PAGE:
School programs

SC After-Curricular Programs Double ESSER Funds

COLUMBIA, SC (WCSC) — The South Carolina Department of Education is pumping millions into after-school programs across the state.

In a press release, the department says it is partnering with the South Carolina Afterschool Alliance to distribute $14.5 million in ESSER money to programs across South Carolina.

SCAA is the hub of after-school programs that provide parents with easy access to individual programs large and small. In Charleston County, 92 partner programs are listed on its website, including groups such as Communities in Schools, Wings for Kids and Kaleidoscope.

“We have partnered with the Superintendent and the Department of Education to develop a plan to identify and fund evidence-based curriculum in underserved areas to address the disproportionate impacts of COVID-19 on students. through after-school and summer programs,” said the SCAA CEO and President. Zelda Waymer.

The SCAA has already chosen which programs will receive a stipend and the amount of that stipend, but they have not yet released that information. Waymer says it has received more than 200 requests for funding and expects the money to be sent within the next two to three weeks.

“One of the conditions of our grant was that you can’t have additional federal dollars to implement the same program,” Waymer said. “So with these funds, they are to be implemented without any other ESSER funds or federal financial support.”

However, some of these programs are also part of the same organizations applying for ESSER III funds at the local level. Four Rivers Outreach After School Program, for example, is listed as one of SCAA’s partner programs. Four Rivers Outreach President Dr. Wilton Stewart said he received a grant from the SCAA to run his Adventure Summer Camp program.

They also submitted a request to the CCDS to receive $359,000 in ESSER III money to operate its Spring and fall 2022 extracurricular program.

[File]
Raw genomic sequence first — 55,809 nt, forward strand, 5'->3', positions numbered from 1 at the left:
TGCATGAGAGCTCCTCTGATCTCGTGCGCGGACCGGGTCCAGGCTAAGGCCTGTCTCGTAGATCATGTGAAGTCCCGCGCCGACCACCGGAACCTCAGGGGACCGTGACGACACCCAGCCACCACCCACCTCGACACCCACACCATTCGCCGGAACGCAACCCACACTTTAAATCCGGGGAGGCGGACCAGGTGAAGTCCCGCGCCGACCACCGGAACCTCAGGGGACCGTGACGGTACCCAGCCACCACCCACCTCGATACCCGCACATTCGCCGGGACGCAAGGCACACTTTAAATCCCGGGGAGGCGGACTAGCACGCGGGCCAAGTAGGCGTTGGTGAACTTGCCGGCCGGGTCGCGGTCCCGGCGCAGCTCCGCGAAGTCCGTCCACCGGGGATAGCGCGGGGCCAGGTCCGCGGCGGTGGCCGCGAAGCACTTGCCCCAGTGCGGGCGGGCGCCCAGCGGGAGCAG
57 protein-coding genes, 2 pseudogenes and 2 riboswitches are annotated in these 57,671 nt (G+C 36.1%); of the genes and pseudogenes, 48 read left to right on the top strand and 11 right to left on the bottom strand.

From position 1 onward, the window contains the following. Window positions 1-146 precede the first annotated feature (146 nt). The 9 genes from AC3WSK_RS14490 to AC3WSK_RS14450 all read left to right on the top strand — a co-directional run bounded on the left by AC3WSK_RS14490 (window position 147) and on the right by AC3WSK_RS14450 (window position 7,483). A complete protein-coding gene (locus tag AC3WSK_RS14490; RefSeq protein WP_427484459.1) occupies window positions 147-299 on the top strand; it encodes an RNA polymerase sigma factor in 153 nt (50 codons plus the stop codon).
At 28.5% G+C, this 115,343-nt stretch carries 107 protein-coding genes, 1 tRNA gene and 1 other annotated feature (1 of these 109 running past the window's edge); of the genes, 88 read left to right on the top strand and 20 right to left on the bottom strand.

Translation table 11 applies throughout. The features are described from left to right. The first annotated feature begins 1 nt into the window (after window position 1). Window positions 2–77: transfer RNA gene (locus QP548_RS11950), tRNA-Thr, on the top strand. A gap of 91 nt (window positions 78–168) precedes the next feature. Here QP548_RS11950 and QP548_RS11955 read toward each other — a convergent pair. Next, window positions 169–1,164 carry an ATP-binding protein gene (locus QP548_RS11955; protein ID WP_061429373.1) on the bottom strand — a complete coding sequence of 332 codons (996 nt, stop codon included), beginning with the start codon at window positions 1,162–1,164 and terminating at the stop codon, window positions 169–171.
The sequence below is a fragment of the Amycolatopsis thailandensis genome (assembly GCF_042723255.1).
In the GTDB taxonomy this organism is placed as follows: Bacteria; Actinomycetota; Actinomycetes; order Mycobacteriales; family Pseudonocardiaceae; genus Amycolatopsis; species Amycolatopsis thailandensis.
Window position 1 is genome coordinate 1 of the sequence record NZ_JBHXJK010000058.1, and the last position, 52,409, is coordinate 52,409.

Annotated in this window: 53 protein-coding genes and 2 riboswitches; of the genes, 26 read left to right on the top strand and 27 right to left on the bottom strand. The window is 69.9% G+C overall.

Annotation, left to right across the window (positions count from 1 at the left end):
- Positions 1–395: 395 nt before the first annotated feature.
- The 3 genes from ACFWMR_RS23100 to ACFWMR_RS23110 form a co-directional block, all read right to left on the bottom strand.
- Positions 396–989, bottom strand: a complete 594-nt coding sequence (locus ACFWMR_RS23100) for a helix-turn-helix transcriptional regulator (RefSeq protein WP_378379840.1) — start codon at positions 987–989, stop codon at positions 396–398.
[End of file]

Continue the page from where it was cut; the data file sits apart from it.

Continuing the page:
Eleanor Hardy, who runs the program, says ESSER money is a lifeline to support and grow their tutoring and mentorship program. She says the funding helps offset the cost to parents and is important for catching up with students.

“On a scale of one to 10, that’s an 11,” Hardy said. “Because we work with late students, it’s going to be very difficult if we don’t get help. Our parents, most of the time, pay. We try not to do it so high that it is beyond their reach.

Many nonprofits are hoping to raise as much money as possible through ESSER and other COVID relief funds. The SCAA says it hasn’t chosen any programs that already receive federal funds, but the CCSD has yet to choose the organizations it plans to fund.

State ESSER funding does not preclude an organization or program from receiving local ESSER funds as long as the funding does not support the exact same function, according to the Charleston County School District.

For example, the state might give money to an organization to expand its afterschool program in certain schools, and the district might give the same organization money to expand in different schools.

Other programs that have applied for ESSER III funds from SDCC and are also SCAA partners include: Wings for Kids, Communities in Schools, Kids on Point, Yes I Can After School Program, and Youth Empowerment Services (YES) Beyond. Measure Mentoring Program.

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